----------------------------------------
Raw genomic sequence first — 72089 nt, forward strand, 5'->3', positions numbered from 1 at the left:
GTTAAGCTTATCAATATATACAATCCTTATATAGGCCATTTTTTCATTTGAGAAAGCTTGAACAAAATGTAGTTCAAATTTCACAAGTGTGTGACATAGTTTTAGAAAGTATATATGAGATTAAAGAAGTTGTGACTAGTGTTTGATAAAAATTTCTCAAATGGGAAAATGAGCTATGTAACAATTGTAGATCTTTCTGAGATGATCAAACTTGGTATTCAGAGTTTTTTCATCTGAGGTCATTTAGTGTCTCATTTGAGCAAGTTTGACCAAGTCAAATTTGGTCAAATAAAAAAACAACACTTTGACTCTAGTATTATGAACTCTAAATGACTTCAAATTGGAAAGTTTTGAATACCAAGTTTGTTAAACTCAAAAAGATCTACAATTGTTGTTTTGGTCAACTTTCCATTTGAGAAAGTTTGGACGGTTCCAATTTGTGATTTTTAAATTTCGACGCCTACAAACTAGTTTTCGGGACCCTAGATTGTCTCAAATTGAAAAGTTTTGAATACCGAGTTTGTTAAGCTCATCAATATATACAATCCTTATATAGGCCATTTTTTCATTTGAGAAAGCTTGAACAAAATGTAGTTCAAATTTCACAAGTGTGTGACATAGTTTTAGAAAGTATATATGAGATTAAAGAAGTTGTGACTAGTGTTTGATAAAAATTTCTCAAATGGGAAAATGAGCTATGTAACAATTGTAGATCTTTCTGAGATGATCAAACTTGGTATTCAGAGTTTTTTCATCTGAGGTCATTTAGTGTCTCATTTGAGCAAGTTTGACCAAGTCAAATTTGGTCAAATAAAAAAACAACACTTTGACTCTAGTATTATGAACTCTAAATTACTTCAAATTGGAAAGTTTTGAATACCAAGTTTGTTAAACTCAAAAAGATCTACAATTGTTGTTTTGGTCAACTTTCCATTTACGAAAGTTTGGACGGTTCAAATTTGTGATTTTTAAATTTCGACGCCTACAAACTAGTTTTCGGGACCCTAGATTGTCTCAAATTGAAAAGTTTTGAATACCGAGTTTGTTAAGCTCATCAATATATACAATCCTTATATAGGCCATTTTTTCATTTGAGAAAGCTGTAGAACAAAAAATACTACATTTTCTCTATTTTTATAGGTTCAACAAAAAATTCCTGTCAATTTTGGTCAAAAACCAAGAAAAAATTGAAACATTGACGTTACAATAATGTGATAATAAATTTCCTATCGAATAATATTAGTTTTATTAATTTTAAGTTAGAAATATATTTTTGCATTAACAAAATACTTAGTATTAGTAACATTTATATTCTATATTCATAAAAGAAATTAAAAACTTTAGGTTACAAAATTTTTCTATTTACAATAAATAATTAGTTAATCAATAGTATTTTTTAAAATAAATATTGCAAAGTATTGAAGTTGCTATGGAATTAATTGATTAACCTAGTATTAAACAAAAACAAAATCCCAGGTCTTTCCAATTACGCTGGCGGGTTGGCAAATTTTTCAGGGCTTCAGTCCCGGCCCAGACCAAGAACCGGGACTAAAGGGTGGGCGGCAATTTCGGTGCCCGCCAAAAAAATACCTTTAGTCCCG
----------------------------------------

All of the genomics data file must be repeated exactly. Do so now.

Raw genomic sequence first — 72089 nt, forward strand, 5'->3', positions numbered from 1 at the left:
GTTAAGCTTATCAATATATACAATCCTTATATAGGCCATTTTTTCATTTGAGAAAGCTTGAACAAAATGTAGTTCAAATTTCACAAGTGTGTGACATAGTTTTAGAAAGTATATATGAGATTAAAGAAGTTGTGACTAGTGTTTGATAAAAATTTCTCAAATGGGAAAATGAGCTATGTAACAATTGTAGATCTTTCTGAGATGATCAAACTTGGTATTCAGAGTTTTTTCATCTGAGGTCATTTAGTGTCTCATTTGAGCAAGTTTGACCAAGTCAAATTTGGTCAAATAAAAAAACAACACTTTGACTCTAGTATTATGAACTCTAAATGACTTCAAATTGGAAAGTTTTGAATACCAAGTTTGTTAAACTCAAAAAGATCTACAATTGTTGTTTTGGTCAACTTTCCATTTGAGAAAGTTTGGACGGTTCCAATTTGTGATTTTTAAATTTCGACGCCTACAAACTAGTTTTCGGGACCCTAGATTGTCTCAAATTGAAAAGTTTTGAATACCGAGTTTGTTAAGCTCATCAATATATACAATCCTTATATAGGCCATTTTTTCATTTGAGAAAGCTTGAACAAAATGTAGTTCAAATTTCACAAGTGTGTGACATAGTTTTAGAAAGTATATATGAGATTAAAGAAGTTGTGACTAGTGTTTGATAAAAATTTCTCAAATGGGAAAATGAGCTATGTAACAATTGTAGATCTTTCTGAGATGATCAAACTTGGTATTCAGAGTTTTTTCATCTGAGGTCATTTAGTGTCTCATTTGAGCAAGTTTGACCAAGTCAAATTTGGTCAAATAAAAAAACAACACTTTGACTCTAGTATTATGAACTCTAAATTACTTCAAATTGGAAAGTTTTGAATACCAAGTTTGTTAAACTCAAAAAGATCTACAATTGTTGTTTTGGTCAACTTTCCATTTACGAAAGTTTGGACGGTTCAAATTTGTGATTTTTAAATTTCGACGCCTACAAACTAGTTTTCGGGACCCTAGATTGTCTCAAATTGAAAAGTTTTGAATACCGAGTTTGTTAAGCTCATCAATATATACAATCCTTATATAGGCCATTTTTTCATTTGAGAAAGCTGTAGAACAAAAAATACTACATTTTCTCTATTTTTATAGGTTCAACAAAAAATTCCTGTCAATTTTGGTCAAAAACCAAGAAAAAATTGAAACATTGACGTTACAATAATGTGATAATAAATTTCCTATCGAATAATATTAGTTTTATTAATTTTAAGTTAGAAATATATTTTTGCATTAACAAAATACTTAGTATTAGTAACATTTATATTCTATATTCATAAAAGAAATTAAAAACTTTAGGTTACAAAATTTTTCTATTTACAATAAATAATTAGTTAATCAATAGTATTTTTTAAAATAAATATTGCAAAGTATTGAAGTTGCTATGGAATTAATTGATTAACCTAGTATTAAACAAAAACAAAATCCCAGGTCTTTCCAATTACGCTGGCGGGTTGGCAAATTTTTCAGGGCTTCAGTCCCGGCCCAGACCAAGAACCGGGACTAAAGGGTGGGCGGCAATTTCGGTGCCCGCCAAAAAAATACCTTTAGTCCCG